The Post and Courier newsroom was treated to a pizza lunch from The Baltimore Sun on Wednesday. The Sun previously got pizzas from The Boston Globe, which previously got pizzas from the Chicago Tribune. Each gesture came when those newsrooms were in the midst of big stories in their communities.
Two years ago when the Tribune sent the Globe pizzas, it was a gesture to show how proud they were of the Globe’s coverage of the Boston Marathon bombing, said Kevin Pang, a Tribune journalist, in an email. They didn’t imagine that the Globe would pass it on.
But it’s not really about the pizza.
“It’s less about the act of buying lunch than the bond of newspaper journalists,” Pang said. “We’re a tight breed, even if we don’t know each other. There’s fewer and fewer of us, so there’s a built-in kinship. I’d like to think we have each other’s backs.”
That’s how it felt to The Post and Courier’s newsroom, said Mitch Pugh, The Post and Courier’s executive editor, in a phone interview.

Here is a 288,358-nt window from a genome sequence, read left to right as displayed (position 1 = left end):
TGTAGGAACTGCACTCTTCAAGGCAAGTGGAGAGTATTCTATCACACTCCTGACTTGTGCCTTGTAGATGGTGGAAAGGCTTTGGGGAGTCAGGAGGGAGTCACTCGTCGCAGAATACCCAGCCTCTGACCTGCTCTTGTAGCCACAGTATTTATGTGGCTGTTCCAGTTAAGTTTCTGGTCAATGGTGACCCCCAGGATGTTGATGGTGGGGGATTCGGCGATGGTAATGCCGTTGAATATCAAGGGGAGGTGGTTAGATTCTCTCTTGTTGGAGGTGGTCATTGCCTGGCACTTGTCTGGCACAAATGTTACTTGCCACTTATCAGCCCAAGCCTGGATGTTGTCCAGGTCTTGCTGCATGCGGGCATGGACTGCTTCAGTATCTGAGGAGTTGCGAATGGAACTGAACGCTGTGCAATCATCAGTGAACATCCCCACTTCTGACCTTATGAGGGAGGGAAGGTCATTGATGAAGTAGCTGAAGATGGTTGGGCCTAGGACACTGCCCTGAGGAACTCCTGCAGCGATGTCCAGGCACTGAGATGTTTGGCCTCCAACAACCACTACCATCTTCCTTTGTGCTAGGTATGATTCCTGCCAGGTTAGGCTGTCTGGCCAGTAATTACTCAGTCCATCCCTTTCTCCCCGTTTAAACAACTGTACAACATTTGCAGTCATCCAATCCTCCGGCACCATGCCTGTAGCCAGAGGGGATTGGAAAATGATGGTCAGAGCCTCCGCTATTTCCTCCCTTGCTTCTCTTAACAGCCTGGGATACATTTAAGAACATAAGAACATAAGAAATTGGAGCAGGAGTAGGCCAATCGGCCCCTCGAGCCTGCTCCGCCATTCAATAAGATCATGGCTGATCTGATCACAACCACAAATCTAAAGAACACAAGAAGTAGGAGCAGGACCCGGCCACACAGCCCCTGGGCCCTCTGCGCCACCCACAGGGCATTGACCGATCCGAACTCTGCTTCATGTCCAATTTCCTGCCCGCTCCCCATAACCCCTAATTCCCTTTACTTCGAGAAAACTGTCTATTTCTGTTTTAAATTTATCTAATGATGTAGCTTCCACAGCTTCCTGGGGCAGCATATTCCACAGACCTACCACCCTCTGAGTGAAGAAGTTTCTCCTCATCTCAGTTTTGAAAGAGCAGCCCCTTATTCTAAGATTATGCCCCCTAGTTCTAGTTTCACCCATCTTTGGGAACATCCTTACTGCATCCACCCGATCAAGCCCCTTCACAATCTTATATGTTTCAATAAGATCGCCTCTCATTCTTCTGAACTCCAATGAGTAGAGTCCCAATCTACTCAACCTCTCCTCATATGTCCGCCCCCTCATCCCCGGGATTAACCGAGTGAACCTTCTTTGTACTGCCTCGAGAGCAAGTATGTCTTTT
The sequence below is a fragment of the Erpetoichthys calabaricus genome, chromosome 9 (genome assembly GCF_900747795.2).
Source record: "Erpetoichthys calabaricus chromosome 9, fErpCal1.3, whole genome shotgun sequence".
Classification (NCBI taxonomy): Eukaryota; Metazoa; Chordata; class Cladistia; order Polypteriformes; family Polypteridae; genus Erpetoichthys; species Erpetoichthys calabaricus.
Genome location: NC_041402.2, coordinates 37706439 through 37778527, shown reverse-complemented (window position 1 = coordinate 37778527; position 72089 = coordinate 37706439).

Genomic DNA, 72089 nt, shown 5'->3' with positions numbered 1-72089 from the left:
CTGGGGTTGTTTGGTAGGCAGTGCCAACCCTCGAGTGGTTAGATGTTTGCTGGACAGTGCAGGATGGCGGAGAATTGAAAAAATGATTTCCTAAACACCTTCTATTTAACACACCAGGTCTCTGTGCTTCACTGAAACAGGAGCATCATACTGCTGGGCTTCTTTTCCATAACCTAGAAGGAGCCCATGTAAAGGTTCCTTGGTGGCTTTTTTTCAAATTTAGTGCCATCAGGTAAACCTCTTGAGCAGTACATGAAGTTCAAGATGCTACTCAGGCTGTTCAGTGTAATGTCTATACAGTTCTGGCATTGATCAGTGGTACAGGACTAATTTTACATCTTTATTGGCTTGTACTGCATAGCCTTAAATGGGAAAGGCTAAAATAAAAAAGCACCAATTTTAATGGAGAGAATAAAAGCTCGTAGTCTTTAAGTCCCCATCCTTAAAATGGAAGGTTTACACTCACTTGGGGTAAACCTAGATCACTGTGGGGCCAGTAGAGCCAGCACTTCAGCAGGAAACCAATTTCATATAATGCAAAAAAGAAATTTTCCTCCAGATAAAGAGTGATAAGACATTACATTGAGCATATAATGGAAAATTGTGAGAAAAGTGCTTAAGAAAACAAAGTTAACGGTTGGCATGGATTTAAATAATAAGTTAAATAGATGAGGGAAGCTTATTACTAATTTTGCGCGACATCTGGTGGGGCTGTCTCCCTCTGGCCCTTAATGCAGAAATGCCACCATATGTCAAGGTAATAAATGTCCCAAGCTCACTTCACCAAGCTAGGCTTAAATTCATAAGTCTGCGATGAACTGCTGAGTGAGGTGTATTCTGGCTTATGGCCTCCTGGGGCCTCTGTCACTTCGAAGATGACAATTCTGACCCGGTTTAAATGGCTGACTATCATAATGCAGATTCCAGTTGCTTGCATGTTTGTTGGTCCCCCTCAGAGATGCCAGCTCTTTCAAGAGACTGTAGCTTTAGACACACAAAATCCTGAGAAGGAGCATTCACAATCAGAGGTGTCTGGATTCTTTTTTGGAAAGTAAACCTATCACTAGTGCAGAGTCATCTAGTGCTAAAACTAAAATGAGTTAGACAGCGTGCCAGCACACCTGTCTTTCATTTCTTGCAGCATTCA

“Those of us who are still out here fighting, trying to keep local community journalism alive, we respect each other a little bit more,” Pugh said. “We know what we’ve been through. We feel more like we’re in this together, even though we’re competing.”
A pizza lunch is a nice gesture, but what’s behind it is the sense that they’re not alone, Pugh said.
“I think it’s hard for the public to understand what it’s like for journalists to cover these stories and how all-consuming it is and how it just changes your life,” he said.
On Thursday, two newsroom care packages arrived at The Post and Courier from the Roanoke Times and Minnesota Public Radio. They included candy, coffee, stress balls, light-up children’s toys and a hand-written note that said “Thinking of you.”
“It’s pretty awesome,” Pugh said.
He’d seen past stories about newsrooms sending each other pizzas, but before yesterday, he didn’t realize how they were linked. Now, he said, the Post and Courier will continue the tradition.
“Hopefully we won’t have to return the favor any time soon.”